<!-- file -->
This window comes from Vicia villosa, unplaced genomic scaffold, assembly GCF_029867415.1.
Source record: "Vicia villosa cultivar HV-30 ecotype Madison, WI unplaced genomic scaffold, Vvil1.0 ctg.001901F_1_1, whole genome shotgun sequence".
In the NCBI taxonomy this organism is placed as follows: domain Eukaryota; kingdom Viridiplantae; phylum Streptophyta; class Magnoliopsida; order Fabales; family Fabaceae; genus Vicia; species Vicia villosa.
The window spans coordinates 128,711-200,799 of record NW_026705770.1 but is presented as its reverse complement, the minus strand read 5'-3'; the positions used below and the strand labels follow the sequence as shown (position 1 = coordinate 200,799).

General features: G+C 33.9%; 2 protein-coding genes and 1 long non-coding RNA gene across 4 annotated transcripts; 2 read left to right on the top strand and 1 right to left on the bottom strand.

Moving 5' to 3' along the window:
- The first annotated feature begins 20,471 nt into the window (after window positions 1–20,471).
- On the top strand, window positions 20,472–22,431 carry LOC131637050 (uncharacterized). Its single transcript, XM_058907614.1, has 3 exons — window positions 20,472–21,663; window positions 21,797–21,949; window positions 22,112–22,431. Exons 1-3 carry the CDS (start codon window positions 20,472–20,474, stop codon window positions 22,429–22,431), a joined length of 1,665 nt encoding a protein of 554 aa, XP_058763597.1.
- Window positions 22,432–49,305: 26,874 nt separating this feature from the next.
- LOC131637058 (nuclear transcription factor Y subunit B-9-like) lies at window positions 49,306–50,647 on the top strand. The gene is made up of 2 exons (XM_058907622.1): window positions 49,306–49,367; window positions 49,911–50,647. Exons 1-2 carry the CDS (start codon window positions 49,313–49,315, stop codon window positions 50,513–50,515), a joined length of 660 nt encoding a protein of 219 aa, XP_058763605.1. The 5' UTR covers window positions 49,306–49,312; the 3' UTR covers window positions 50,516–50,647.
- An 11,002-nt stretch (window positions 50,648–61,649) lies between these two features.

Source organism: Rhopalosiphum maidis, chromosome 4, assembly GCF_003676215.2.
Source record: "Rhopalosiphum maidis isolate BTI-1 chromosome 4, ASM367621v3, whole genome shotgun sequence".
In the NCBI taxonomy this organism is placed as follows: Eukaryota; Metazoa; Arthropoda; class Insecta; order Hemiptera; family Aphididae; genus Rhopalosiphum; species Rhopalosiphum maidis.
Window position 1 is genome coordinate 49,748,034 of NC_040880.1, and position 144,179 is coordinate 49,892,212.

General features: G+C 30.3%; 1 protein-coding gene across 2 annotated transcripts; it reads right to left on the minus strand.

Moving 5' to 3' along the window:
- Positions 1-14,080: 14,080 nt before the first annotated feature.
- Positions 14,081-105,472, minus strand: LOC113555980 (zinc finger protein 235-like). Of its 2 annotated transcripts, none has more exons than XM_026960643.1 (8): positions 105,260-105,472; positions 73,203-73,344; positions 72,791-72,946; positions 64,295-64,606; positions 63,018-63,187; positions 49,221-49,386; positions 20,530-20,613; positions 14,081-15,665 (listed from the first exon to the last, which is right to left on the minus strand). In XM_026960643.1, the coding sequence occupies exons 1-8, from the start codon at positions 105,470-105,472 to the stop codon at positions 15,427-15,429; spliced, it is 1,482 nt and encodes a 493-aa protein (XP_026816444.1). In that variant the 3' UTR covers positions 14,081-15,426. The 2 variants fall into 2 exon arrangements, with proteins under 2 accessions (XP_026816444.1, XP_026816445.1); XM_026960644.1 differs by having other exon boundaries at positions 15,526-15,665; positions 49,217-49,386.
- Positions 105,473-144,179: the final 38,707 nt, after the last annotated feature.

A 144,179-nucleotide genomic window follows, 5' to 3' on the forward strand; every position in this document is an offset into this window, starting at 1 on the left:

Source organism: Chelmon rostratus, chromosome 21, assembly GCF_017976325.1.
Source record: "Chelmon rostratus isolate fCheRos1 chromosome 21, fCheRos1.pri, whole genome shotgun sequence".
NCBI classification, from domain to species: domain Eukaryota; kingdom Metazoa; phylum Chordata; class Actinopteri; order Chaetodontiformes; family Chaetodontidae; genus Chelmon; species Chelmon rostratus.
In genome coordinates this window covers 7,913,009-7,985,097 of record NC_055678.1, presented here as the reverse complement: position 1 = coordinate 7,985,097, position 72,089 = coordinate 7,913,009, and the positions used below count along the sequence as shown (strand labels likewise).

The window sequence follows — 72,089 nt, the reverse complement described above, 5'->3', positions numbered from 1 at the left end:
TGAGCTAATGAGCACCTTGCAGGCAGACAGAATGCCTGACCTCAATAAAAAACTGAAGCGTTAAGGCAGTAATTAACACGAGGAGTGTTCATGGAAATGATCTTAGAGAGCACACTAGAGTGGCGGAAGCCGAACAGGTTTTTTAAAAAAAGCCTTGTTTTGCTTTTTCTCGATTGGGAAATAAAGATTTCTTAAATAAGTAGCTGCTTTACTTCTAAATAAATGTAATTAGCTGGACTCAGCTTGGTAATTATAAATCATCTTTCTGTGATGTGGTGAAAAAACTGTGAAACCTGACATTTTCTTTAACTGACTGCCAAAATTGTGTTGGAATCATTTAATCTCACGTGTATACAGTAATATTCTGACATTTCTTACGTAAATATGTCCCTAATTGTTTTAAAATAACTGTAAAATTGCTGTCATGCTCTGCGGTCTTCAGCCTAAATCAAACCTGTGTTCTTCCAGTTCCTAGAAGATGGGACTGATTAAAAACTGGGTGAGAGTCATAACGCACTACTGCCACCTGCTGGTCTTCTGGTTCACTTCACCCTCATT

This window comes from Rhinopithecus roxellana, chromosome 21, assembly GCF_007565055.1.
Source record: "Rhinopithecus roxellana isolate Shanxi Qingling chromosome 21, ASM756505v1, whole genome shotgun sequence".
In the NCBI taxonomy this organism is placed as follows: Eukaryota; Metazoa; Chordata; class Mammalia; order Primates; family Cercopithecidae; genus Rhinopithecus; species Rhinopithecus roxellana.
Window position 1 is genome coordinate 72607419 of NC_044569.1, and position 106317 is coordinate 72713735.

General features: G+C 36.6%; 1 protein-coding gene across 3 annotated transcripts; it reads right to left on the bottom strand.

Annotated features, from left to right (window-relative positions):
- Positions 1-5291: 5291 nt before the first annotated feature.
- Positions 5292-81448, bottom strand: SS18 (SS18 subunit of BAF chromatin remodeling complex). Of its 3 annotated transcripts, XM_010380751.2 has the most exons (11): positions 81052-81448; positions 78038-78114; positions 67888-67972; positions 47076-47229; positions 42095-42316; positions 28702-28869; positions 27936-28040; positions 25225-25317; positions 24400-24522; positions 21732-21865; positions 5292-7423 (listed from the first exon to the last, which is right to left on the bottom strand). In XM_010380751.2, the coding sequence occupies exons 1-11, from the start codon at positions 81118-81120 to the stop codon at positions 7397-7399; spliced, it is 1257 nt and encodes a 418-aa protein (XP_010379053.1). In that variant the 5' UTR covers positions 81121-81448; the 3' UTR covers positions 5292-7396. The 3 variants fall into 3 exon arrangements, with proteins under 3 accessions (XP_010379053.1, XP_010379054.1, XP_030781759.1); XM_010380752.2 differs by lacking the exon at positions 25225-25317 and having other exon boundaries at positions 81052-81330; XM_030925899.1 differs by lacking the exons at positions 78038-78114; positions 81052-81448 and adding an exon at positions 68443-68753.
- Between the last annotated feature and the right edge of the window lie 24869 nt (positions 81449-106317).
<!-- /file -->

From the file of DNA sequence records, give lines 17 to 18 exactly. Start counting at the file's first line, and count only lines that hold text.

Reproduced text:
Moving 5' to 3' along the window:
- Positions 1-14,080: 14,080 nt before the first annotated feature.